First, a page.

• 7.14 Cyanide Consumption and Costs
  • 7.15 Project Life
  • 7.16 Ability to Pilot
  • 8. DISCUSSION
  • 9. RECENT COMMERCIAL-SCALE TECHNICAL DEVELOPMENTS
  • 9.1 Comminution
  • 9.2 Ultrafine Grinding
  • 9.3 Treatment of Complex Ores
  • 9.4 Treatment of Refractory Ores
  • 9.5 Treatment of Ores With Unusual Mineralogy
  • REFERENCES
  • 8 - Metallurgical Test Work: Gold Processing Options, Physical Ore Properties, and Cyanide Management
  • 1. BACKGROUND
  • 2. ORE PREPARATION AND ASSESSMENT
  • 2.1 Mineralogical and Chemical Characterization
  • 2.2 Physical Characterization
  • 2.3 Gravity Concentration
  • 2.3.1 Conventional Jigs
  • 2.3.2 Centrifugal Jigs
  • 2.3.3 Spirals
  • 2.3.4 Mozley gravity separator
  • 2.3.5 Falcon and Knelson concentrators
  • 2.3.6 Shaking Tables
  • 2.3.7 Super-panners
  • 2.4 Cyanide Leaching
  • 2.5 Heap Leaching
  • 2.6 Recovery from Solution
  • 2.7 Cyanide Speciation
  • 2.8 Flotation
  • 2.9 Filtration and Settling
  • 2.10 Cyanide Detoxification
  • 2.11 Refractory Gold Ores
  • 2.12 Copper-Rich Ores
  • 2.13 Environmental Characterization Studies
  • REFERENCES
  • 9 - Process Simulation and Modeling
  • 1. INTRODUCTION
  • 2. BENEFITS OF SIMULATION
  • 3. CLASSIFICATION OF SIMULATION MODELS
  • 4. STEADY-STATE CONTINUOUS SIMULATION
  • 5. DYNAMIC CONTINUOUS SIMULATION
  • 6. DYNAMIC DISCRETE SIMULATION
  • 7. COMPUTATIONAL FLUID DYNAMICS
  • 8. SELECTING A GOOD SIMULATION PACKAGE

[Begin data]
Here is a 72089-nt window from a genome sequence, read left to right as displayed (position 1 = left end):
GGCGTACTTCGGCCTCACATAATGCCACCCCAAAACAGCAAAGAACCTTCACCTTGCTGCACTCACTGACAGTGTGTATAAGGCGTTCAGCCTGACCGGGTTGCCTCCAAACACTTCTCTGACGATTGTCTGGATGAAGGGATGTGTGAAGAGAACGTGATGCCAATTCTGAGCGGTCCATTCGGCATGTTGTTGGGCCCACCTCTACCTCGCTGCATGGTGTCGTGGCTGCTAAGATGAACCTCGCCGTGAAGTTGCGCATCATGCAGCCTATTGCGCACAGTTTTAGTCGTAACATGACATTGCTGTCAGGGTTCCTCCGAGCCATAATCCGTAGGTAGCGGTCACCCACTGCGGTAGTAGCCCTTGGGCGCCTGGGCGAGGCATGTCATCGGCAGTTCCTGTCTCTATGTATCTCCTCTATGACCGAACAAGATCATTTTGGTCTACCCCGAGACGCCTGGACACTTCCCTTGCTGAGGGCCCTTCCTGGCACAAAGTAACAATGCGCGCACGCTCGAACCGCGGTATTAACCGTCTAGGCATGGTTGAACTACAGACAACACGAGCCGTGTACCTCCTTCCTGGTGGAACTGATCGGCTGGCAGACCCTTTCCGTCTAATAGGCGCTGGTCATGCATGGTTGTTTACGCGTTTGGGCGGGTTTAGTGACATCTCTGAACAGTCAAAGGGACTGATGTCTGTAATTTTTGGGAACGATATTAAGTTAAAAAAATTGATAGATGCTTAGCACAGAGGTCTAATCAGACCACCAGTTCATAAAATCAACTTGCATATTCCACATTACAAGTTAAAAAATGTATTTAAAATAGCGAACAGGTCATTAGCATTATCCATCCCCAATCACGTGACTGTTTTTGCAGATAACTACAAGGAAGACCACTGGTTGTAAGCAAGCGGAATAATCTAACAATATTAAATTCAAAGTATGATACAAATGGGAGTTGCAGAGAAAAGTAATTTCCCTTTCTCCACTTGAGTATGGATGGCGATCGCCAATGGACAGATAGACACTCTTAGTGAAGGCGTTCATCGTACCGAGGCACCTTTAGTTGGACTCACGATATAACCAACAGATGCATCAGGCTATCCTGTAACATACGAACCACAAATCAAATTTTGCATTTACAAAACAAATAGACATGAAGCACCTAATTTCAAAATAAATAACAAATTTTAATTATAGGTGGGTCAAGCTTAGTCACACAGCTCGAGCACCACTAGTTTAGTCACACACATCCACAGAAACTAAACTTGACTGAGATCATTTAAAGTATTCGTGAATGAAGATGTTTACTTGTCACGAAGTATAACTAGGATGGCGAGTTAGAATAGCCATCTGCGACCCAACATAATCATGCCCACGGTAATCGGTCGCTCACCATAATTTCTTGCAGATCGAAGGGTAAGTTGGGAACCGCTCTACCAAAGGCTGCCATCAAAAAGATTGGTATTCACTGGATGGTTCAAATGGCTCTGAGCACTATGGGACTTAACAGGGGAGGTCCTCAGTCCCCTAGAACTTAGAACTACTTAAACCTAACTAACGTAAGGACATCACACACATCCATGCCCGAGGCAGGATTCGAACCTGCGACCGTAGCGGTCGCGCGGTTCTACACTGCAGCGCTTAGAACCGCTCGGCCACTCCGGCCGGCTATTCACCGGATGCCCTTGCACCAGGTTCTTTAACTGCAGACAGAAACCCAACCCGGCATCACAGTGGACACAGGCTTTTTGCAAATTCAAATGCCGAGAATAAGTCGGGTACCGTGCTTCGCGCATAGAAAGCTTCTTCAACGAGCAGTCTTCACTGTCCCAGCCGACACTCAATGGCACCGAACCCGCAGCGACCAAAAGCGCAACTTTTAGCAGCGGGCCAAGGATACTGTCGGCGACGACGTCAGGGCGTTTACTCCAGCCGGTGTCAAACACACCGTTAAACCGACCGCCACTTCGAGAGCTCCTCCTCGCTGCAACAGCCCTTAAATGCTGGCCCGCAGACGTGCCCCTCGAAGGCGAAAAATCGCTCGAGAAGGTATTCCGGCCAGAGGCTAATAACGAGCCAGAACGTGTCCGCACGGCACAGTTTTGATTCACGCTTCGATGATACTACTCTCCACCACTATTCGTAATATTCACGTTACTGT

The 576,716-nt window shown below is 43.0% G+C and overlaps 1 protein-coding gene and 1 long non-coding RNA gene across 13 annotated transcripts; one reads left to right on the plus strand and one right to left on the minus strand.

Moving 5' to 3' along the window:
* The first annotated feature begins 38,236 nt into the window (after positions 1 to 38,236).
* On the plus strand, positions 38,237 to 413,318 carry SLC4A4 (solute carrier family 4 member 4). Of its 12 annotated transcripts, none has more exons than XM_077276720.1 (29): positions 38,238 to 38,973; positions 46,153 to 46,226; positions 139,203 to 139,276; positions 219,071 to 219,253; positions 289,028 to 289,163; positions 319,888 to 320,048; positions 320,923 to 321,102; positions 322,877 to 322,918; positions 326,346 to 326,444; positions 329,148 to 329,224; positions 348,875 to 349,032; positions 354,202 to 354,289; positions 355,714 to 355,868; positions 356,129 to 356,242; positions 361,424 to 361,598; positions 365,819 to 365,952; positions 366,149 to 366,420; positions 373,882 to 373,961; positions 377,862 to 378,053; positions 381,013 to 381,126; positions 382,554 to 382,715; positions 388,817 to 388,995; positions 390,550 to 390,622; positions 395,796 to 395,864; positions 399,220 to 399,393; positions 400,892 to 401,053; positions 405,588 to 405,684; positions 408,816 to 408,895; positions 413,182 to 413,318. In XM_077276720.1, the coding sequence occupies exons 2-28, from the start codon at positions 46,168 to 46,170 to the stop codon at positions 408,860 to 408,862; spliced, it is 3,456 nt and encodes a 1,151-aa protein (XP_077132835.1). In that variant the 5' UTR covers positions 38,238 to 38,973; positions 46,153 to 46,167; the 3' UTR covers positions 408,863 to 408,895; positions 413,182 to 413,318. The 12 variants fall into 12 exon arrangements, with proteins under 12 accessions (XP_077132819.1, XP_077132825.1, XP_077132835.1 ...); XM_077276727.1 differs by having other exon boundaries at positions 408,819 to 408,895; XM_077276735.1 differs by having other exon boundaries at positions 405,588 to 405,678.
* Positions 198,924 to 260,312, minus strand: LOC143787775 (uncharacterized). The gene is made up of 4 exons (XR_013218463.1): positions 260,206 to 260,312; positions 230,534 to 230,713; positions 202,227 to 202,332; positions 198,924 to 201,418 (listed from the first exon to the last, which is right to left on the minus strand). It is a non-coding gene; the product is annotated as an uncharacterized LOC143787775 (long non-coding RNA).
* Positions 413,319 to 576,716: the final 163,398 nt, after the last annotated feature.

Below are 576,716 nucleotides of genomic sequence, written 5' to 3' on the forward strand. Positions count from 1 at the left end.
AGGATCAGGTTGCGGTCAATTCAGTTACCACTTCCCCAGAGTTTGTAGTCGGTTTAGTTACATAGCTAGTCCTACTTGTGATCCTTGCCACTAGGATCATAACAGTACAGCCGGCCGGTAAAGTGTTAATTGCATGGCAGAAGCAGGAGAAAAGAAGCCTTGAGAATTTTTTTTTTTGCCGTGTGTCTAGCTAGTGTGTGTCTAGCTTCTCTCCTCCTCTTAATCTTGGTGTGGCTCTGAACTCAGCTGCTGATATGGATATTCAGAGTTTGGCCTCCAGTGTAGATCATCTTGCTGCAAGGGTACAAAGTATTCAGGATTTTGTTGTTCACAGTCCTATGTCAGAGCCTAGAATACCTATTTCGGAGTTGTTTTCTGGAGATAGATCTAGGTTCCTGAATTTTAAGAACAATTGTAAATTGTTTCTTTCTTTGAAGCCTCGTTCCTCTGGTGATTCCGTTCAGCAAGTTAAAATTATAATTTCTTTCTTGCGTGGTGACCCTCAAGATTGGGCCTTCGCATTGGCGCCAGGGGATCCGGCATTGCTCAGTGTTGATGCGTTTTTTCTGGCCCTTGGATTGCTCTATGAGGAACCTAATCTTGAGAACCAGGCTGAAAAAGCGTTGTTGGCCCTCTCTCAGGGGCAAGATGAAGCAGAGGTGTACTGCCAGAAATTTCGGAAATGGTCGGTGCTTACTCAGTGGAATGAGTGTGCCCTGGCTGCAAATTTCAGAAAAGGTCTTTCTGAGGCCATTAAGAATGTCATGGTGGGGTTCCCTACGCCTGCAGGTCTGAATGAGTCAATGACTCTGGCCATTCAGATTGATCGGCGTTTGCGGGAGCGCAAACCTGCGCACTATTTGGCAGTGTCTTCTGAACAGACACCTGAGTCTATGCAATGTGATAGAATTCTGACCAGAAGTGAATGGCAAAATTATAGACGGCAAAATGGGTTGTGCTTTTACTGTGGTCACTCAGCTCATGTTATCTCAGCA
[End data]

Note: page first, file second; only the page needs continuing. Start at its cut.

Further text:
• 9. COMMINUTION AND SIZE-SEPARATION SIMULATIONS
  • 10. GOLD EXTRACTION SIMULATIONS
  • 11. THE FUTURE OF PROCESS SIMULATION
  • REFERENCES
  • 10 - Feasibility Study Plant Design
  • 1. INTRODUCTION
  • 2. GENERAL SITE ISSUES
  • 3. CRUSHING AND ORE STORAGE
  • 3.1 Crushing Plant Throughput
  • 3.2 Operating Schedule
  • 3.3 Ore Competence
  • 3.4 Ore Material Handling Properties
  • 3.5 ROM and Product Size Required
  • 3.6 Requirements for Blending and Surge Capacity
  • 3.7 Environment
  • 4. GRINDING
  • 4.1 Single- or Twin-Stage
  • 4.2 Feed and Product Size
  • 4.3 Ore Material Handling Properties
  • 4.4 Pebble Management
  • 4.5 Power Balancing
  • 4.6 Slurry Density, Viscosity, and Specific Gravity
  • 4.7 Ball Charging
  • 4.8 Presence of Gravity Circuit
  • 4.9 Spillage Handling
  • 5. GRAVITY CONCENTRATION
  • 5.1 Gravity Device Location
  • 5.2 Product Destination
  • 5.3 Water Demand (Quality, Volume, and Pressure)
  • 5.4 Impact on Water Balance
  • 5.5 Security
  • 6. LEACHING AND ADSORPTION
  • 6.1 Particle Size
  • 6.2 Slurry Density and Viscosity
  • 6.3 Requirement for Leach Feed Thickener
  • 6.4 CIP or CIL
  • 6.5 Number of Stages
  • 6.6 Aeration Requirements
  • 6.7 Bypassing Requirements
  • 6.8 Carbon Movement
  • 6.9 Bunding Requirements
  • 6.10 Barren Carbon Return
  • 6.11 Leach Tails Thickener
  • 7. CYANIDE DETOXIFICATION AND TAILINGS DISPOSAL
  • 7.1 Residence Time
  • 7.2 Number of Stages in the Process
  • 7.3 Aeration and Agitation Requirements
  • 7.4 Materials of Construction
  • 7.5 Tailings Pumping
  • 8. ELUTION AND GOLD ROOM
  • 8.1 Type of Elution Circuit
  • 8.1.1 One or Two Columns
  • 8.1.2 Column Location
  • 8.1.3 Degree of Automation
  • 8.2 Gold Room
  • 8.2.1 Location of Gold Room
  • 8.2.2 Complexity of Gold Room Operations
  • 8.2.3 Security
  • 9. FLOTATION
  • 9.1 Flotation Slurry Density
  • 9.2 Residence Time
  • 9.3 Circuit Configuration
  • 9.4 Product Destination
  • 9.5 Wear and Corrosion
  • 9.6 Froth Tenacity
  • 9.7 Presence of an On-stream Analyzer (OSA) System
  • 10. REFRACTORY ORE PROCESSING
  • 10.1 Bio-oxidation
  • 10.2 Pressure Oxidation
  • 10.3 Roasting
  • 11. SERVICES AND UTILITIES
  • 11.1 Reagents
  • 11.2 Power
  • 11.3 Water
  • 11.4 Air/Oxygen
  • 11.5 Fuel/Diesel/Gas
  • 12. SPECIAL ISSUES FOR LARGE FACILITIES
  • 13. CONSTRUCTABILITY
  • 14. PITFALLS IN FEASIBILITY DESIGN
  • Commissioning